Windows systems threatened by Microsoft log flaws

Two recently discovered vulnerabilities impact a specific Internet Explorer event log present on operating systems prior to Windows 11.

A pair of newly discovered vulnerabilities highlighted the ongoing risks posed by the deep integration of Internet Explorer (IE) into the Windows ecosystem, despite Microsoft ending support for IE in June 2022. Discovered by the Varonis Threat Labs team, the exploits affect an IE-specific event log that is present on all current Windows operating systems up to, but not including, Windows 11. The flaws, dubbed LogCrusher and OverLog by researchers, have been reported to Microsoft, which released a partial patch on October 11, 2022. Teams are advised to patch systems and monitor suspicious activity to mitigate security risks, including event log crashes and remote denial of service (DoS) attacks.

In a Varonis Threat Labs blog post, security researcher Dolev Taler wrote that LogCrusher and OverLog both use features of the Microsoft Event Log Remoting Protocol (MS-EVEN), which allows remote manipulation of event logs of a machine. A Windows API function (OpenEventLogW) allows a user to open a handle to a specific event log on a local or remote machine and is useful for services that can use it to read, write, and clear event logs. events for remote machines without the need to manually connect to the machines themselves, the researcher added. “By default, low-privilege non-administrator users cannot obtain handles for event logs from other machines. The only exception to this is Internet Explorer’s Legacy Log – which exists in every version of Windows and has its own security descriptor that overrides the default permissions,” the blog states.

LogCrusher blocks the Event Log application from Windows machines

The LogCrusher exploit is an ElfClearELFW logic bug that allows any domain user to remotely crash the Event Log application of any Windows machine in the domain, Varonis Threat Labs said. “Unfortunately, the ElfClearELFW function has an incorrect input validation bug. It expects the BackupFileName structure to be initialized with a null value, but when the pointer to the structure is NULL, the process crashes,” Dolev Taler wrote. By default, the Event Log service will try to restart itself two more times, but the third time it will be idle for 24 hours. Many security controls rely on the normal operation of the Event Log service, and the impact of the crash means that security controls can go blind, connected security control products can stop working, and attackers can use any what type of exploit or attack usually detected with impunity as many alerts do not trigger, the blog continues.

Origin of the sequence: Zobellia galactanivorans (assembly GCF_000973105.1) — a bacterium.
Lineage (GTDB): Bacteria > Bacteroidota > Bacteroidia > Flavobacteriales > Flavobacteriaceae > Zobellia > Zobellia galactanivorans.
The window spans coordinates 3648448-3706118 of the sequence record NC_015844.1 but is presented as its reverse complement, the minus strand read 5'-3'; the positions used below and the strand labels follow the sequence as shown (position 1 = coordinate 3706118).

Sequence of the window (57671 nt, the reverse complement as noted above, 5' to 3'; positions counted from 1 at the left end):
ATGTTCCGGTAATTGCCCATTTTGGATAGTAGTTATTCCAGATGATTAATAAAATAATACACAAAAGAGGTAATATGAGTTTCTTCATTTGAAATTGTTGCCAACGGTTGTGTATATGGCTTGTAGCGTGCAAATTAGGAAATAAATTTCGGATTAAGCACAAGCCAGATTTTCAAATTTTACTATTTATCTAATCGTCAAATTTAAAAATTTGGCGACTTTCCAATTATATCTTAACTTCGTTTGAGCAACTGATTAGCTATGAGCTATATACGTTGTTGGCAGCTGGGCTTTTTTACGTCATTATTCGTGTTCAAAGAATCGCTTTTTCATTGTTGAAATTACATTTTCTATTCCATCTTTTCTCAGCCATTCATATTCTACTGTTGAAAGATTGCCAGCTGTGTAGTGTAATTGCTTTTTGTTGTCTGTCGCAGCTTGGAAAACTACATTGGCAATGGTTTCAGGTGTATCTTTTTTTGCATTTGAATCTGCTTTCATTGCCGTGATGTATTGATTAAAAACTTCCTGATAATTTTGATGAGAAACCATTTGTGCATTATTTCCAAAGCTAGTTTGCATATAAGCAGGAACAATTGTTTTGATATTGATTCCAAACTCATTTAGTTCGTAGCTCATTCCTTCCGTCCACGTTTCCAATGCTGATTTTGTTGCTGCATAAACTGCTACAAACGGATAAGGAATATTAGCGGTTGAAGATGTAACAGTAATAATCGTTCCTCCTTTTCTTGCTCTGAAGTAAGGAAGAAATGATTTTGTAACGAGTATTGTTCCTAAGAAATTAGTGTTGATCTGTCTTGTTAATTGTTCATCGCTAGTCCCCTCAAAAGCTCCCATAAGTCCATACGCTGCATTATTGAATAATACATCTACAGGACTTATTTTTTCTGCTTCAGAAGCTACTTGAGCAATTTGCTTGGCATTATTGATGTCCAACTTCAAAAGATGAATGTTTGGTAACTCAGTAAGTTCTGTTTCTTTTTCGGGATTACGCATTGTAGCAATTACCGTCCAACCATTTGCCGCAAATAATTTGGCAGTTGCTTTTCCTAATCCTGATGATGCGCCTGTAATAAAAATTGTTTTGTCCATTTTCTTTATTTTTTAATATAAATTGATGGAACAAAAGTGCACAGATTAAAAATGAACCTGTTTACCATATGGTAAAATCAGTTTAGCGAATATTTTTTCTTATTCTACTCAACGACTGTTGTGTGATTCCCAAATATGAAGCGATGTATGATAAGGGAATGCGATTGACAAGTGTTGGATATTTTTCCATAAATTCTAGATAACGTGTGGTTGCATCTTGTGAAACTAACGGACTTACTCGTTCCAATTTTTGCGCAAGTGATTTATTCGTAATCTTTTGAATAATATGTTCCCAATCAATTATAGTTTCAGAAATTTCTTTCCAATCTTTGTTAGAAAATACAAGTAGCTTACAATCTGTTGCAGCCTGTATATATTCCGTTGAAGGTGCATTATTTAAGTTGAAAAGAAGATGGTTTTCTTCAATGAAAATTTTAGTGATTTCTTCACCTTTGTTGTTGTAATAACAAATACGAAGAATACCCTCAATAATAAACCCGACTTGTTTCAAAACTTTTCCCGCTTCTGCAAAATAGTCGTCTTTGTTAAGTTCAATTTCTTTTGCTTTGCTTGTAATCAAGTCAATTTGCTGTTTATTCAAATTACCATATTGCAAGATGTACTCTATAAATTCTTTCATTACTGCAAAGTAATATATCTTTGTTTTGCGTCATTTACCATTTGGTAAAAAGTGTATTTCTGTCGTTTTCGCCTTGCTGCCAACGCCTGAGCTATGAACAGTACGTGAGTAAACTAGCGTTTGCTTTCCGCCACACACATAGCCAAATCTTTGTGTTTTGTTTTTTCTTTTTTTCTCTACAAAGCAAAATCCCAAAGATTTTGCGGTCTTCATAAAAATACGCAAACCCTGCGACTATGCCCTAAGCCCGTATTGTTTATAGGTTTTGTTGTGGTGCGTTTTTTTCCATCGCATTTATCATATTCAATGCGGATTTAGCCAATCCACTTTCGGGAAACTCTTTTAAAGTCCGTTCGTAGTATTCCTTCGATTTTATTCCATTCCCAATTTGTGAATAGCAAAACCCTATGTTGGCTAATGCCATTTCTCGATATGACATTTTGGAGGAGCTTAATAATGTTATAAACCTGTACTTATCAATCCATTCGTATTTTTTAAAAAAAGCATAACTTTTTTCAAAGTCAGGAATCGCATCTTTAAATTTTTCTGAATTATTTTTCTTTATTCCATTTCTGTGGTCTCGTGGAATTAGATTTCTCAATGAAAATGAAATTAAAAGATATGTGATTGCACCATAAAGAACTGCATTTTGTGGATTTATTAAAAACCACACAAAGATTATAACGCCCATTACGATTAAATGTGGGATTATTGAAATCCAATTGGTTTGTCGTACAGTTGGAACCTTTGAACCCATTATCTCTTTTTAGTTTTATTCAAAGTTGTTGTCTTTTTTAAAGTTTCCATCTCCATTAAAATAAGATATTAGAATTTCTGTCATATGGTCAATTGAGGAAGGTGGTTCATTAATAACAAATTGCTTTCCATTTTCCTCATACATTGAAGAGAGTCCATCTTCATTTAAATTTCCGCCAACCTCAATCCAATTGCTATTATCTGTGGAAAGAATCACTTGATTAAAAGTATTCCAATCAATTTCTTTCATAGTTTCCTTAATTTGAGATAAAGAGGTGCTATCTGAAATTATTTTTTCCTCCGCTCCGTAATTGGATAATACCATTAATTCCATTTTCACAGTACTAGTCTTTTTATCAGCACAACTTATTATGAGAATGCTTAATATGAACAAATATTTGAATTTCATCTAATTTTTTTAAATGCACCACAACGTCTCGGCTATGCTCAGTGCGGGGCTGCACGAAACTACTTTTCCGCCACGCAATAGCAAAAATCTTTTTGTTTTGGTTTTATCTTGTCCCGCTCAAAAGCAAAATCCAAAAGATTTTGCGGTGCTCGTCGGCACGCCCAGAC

The OverLog vulnerability (CVE-2022-37981) can be used to exploit the BackupEventLogW function and launch a remote DoS attack by filling up hard drive space on any Windows machine on the domain, Dolev Taler said. “The bug here is even simpler, and although it says in the documentation that the backup user must have the SE_BACKUP_NAME privilege, the code doesn’t validate it – so every user can back up files to a remote machine s ‘he has write access to a folder on this machine,’ he wrote. He also provided an example attack timeline:

1/ Obtaining a descriptor from the Internet Explorer event log on the victim machine;
2/ Writing arbitrary logs to the event log (random strings; different lengths);
3/ Backup of the log in a writable folder on the machine (example: “c:windowstasks”) on which each domain user has default write permission;
4/ Repeating the backup process until the hard drive is full and the computer stops working;
5/ Inability of the victim machine to write a swap file in virtual memory which makes it unusable.

Fix reduces risk, teams urged to monitor suspicious activity

Microsoft chose not to fully patch the LogCrusher vulnerability on Windows 10 (newer operating systems are unaffected), according to Dolev Taler. “According to Microsoft’s Tuesday, October 11, 2022 update, the default permissions setting that allowed non-administrative users to access the Internet Explorer event log on remote machines has been limited to local administrators, which which greatly reduces the risk of harm,” he added. However, while this fixes this particular set of IE event log exploits, there is still potential for other user-accessible application event logs to be similarly exploited for attacks, a warned Taler. Therefore, the patch applied by the Redmond firm must be applied to all potentially vulnerable systems and security teams must monitor suspicious activity, he concluded.

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